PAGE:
United States: Political / Hydrological, 2006 / 18’h x 24’w / book plate
In 2006, I created a limited edition artist book – a river-centered atlas of the United States entitled, Political / Hydrological: A Watershed Remapping of the Continental United States. This title was promptly corrected when I shared the finished product with Denis Wood (geographer and author of several thought provoking books on mapping) – it should be the Contiguous or Conterminous United States, not the Continental United States. Oops!
Over the years I’ve realized that the project contains (and lacks) a number of other details that need correcting, too. Because I aspire to publish the atlas for a broader audience, I need to address these issues AND assemble a text to accompany the maps, serving as both an explanation and an outlet for creative engagement with the implications of redefining our national identity around freshwater resources. Oh boy. For many years, the prospect of tackling this task has felt overwhelming, terrifying, defeating, and beyond the scope of my capabilities. Now I’m older. Maybe wiser, maybe not. Regardless, I am ready. I’ve decided that 2021 is the year that I resurrect this work, adding important features to the maps (lakes!) and writing the text that helps them come alive. I’ll do it in baby steps – I plan to post here at least once a week, offering a new layer of insight into the project each time so that by the end of the year I’ll have accumulated 52 pieces of writing that may be edited, synthesized, extrapolated upon…to make a book of this thing.
To start, I’d like to share the original introduction I wrote for the artist book here. It contains a quote from John Wesley Powell, who, as the second director of the USGS from 1881-1894, presented Congress with a proposal to delineate the arid States of the West based on watershed divides:
In a group of mountains a small river has its source. A dozen or score of creeks unite to form the trunk. The creeks higher up divide into brooks. All these streams combined form the drainage system of a hydrographic basin, a unit of country well defined in nature, for it is bounded above and on each side by heights of land that rise as crests to part the waters. Thus hydraulic basin is segregated from hydraulic basin by nature herself, and the landmarks are practically perpetual…Such a district of country is a commonwealth by itself. The people who live therein are interdependent in all their industries. Every man is interested in the conservation and management of the water supply, for all the waters are needed within the district. The men who control the farming below must also control the upper region where the waters are gathered from the heaven and stored in the reservoirs. Every farm and garden in the valley below is dependent upon each fountain above…Thus it is that there is a body of interdependent and unified interests and values, all collected in one hydrographic basin, and all segregated by well-defined boundary lines from the rest of the world. The people in such a district have common interests, common rights, and common duties, and must necessarily work together for common purposes. Let such a people organize, under national and State laws, a great irrigation district, including an entire hydrographic basin, and let them make their own laws for the division of the waters, for the protection and use of the forests, for the protection of the pasturage on the hills, and for the use of the powers. This, then, is the proposition I make: that the entire arid region be organized into natural hydrographic districts, each one to be a commonwealth within itself for the purpose of controlling and using the great values which have been pointed out. There are some great rivers where the larger trunks would have to be divided into two or more districts, but the majority would be of the character described. Each such community should possess its own irrigation works; it would have to erect diverting dams, dig canals, and construct reservoirs; and such works would have to be maintained from year to year. The plan is to establish local self-government by hydrographic basins.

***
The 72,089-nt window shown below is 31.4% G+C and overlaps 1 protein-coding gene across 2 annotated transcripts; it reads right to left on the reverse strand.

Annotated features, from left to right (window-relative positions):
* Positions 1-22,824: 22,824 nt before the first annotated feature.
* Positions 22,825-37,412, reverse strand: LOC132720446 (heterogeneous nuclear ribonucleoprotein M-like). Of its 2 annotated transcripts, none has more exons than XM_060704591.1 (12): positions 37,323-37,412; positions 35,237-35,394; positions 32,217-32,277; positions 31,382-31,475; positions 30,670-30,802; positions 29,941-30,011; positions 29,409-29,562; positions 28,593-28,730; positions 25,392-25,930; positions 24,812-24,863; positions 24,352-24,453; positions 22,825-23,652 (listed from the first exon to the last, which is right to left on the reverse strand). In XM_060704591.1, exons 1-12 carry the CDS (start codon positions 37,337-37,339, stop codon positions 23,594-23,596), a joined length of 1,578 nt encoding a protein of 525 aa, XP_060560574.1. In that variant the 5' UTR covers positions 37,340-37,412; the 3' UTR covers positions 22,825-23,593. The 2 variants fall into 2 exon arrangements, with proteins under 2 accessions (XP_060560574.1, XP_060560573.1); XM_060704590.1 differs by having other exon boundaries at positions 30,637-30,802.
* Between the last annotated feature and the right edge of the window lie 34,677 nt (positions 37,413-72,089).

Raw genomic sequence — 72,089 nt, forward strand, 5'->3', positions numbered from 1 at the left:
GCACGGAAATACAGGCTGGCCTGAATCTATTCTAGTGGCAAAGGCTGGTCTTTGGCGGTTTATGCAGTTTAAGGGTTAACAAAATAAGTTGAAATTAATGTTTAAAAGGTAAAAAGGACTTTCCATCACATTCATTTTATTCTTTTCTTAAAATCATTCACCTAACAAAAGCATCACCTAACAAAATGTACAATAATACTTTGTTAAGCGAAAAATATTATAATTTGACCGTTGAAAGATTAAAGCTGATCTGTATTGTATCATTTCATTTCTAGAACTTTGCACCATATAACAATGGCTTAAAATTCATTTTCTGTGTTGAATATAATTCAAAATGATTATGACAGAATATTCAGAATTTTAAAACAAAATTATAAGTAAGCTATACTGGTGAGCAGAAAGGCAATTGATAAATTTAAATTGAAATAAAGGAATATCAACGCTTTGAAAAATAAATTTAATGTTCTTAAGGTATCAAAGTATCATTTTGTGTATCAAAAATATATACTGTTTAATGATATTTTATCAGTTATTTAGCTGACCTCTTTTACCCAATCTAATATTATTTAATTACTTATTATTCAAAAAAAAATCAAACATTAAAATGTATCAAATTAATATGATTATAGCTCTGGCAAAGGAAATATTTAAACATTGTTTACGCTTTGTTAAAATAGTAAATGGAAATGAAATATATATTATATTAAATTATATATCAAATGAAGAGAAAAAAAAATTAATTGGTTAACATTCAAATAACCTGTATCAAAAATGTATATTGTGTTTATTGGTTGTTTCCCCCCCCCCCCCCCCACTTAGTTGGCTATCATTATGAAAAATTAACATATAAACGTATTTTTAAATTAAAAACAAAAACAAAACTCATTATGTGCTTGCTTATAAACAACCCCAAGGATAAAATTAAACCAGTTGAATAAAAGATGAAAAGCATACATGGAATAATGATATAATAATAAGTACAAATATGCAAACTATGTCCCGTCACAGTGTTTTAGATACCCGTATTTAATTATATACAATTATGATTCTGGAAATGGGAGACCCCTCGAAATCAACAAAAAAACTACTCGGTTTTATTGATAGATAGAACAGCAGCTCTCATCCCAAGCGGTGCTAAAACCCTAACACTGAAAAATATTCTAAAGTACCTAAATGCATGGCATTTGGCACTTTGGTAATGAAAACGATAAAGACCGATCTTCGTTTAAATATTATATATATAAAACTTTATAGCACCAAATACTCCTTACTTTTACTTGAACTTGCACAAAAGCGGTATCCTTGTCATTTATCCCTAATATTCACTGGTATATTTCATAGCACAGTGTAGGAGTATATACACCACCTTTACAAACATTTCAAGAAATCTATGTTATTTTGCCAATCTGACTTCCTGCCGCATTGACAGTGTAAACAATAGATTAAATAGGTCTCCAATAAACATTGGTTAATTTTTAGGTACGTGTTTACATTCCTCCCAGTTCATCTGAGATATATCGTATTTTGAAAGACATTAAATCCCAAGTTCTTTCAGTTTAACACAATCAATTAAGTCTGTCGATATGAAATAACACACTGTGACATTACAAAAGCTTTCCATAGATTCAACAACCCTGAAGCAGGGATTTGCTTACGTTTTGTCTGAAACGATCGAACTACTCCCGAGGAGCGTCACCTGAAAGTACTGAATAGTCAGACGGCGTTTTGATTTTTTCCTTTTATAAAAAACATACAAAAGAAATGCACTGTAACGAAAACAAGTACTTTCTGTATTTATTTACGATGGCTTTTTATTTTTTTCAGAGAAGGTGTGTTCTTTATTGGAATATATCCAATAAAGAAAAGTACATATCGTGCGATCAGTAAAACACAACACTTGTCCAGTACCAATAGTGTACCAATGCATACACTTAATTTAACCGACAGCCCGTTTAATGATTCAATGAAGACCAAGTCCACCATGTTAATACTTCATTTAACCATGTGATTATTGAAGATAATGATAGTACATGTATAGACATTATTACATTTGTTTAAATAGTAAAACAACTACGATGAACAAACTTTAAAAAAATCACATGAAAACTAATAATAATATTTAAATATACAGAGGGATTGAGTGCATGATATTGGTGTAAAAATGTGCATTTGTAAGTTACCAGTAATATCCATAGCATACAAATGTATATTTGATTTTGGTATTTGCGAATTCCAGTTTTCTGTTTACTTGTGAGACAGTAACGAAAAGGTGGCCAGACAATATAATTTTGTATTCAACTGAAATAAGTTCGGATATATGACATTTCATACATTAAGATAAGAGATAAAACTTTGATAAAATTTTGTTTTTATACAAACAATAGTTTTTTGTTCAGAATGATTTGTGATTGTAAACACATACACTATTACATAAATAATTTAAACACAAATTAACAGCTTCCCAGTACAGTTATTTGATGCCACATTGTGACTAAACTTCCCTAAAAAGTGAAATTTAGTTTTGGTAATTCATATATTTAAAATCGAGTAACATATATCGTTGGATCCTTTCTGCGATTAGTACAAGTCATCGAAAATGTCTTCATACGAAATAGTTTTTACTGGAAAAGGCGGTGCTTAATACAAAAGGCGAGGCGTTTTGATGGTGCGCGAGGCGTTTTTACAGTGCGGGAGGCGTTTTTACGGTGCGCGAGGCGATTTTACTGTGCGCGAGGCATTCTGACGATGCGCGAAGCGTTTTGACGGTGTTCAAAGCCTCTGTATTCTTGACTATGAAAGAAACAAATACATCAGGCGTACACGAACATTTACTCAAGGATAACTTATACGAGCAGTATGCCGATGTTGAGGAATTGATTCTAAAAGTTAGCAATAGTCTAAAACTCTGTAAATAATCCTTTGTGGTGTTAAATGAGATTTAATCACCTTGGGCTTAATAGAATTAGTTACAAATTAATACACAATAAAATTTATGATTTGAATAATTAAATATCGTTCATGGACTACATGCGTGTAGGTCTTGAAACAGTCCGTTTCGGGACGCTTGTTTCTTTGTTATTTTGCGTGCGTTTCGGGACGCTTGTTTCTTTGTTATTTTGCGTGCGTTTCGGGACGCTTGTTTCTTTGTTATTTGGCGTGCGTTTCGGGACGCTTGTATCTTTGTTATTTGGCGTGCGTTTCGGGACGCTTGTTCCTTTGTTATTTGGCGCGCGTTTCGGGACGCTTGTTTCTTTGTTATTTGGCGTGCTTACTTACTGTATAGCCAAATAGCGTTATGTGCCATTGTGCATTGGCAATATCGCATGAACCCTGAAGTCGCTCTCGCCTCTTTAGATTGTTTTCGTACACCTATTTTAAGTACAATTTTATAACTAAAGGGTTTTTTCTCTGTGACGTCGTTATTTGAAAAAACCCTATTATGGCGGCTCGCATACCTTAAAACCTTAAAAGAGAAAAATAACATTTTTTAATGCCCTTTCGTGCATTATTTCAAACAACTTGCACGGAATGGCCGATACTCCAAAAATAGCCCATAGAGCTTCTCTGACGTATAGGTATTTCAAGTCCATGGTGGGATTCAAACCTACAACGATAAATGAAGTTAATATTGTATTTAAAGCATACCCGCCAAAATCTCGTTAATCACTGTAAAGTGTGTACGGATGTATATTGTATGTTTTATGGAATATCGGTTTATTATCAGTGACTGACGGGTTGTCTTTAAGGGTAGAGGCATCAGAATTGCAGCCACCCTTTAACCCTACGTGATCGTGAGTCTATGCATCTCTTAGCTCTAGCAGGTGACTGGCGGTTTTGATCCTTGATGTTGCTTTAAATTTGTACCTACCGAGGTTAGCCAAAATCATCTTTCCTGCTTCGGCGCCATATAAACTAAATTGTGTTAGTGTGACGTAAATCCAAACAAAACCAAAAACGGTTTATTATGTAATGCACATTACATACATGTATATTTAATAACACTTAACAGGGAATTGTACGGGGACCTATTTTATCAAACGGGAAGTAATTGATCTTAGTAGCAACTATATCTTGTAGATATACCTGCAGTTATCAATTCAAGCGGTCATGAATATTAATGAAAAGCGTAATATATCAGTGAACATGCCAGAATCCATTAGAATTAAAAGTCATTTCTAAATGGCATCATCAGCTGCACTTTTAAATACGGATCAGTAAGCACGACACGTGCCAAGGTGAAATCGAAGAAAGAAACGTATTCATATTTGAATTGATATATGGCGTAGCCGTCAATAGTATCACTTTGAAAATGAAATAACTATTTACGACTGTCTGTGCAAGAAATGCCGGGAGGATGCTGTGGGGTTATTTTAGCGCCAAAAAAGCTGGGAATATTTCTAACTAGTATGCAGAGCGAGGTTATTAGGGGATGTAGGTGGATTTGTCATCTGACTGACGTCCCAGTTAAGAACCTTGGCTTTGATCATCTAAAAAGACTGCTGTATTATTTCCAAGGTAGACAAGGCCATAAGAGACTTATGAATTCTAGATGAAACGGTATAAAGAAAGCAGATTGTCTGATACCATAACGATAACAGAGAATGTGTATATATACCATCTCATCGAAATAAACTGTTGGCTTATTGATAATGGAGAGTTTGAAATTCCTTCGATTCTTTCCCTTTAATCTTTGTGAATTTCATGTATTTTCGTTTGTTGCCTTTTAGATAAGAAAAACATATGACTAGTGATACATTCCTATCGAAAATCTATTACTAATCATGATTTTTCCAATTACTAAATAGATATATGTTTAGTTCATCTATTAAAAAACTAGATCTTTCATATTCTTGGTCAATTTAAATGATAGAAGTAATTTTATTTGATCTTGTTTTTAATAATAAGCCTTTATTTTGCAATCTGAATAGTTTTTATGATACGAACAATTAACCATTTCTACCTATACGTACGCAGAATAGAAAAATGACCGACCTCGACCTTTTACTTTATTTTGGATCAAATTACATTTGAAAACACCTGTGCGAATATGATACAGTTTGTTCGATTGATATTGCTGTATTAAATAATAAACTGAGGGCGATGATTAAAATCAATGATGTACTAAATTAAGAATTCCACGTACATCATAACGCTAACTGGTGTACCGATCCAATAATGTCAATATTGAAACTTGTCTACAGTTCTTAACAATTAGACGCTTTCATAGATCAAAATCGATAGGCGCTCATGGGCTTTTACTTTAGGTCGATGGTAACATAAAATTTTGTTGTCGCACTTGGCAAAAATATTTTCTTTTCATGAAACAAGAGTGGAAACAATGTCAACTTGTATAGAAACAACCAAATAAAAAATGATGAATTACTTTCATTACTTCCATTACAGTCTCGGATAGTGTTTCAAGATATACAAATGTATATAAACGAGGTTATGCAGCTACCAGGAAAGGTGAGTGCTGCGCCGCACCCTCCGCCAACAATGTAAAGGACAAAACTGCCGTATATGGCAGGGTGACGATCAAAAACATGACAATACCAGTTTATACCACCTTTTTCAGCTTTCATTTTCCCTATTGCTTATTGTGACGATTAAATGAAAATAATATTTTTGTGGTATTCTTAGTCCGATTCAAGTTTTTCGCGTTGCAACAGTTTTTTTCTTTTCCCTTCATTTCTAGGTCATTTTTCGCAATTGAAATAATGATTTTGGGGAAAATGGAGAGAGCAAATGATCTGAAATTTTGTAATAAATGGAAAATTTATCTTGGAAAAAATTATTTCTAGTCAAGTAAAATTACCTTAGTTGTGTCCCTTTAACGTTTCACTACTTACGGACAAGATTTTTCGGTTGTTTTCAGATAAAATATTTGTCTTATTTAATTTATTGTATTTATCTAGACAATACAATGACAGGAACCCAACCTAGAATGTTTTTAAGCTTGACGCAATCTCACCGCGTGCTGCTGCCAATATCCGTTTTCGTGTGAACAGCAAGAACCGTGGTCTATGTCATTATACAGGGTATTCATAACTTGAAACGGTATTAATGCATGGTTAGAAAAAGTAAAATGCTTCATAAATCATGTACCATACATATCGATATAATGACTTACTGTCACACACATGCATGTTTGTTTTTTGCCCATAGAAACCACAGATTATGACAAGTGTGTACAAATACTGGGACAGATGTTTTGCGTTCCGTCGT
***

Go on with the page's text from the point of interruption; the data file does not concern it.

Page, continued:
What would the West look like today if Congress had accepted this proposal? This is the question that the atlas has always intended to ask – how would our society, our laws, our systems of organization, our urban management, our individual identities be different today if water was at the center of our social construct? This year I will attempt to extrapolate on this question and to imagine potential answers in order to offer a different, more interconnected vision of ourselves and our world.
 deBuys, William, ed. Seeing Things Whole. Washington, DC: Island Press, 2001.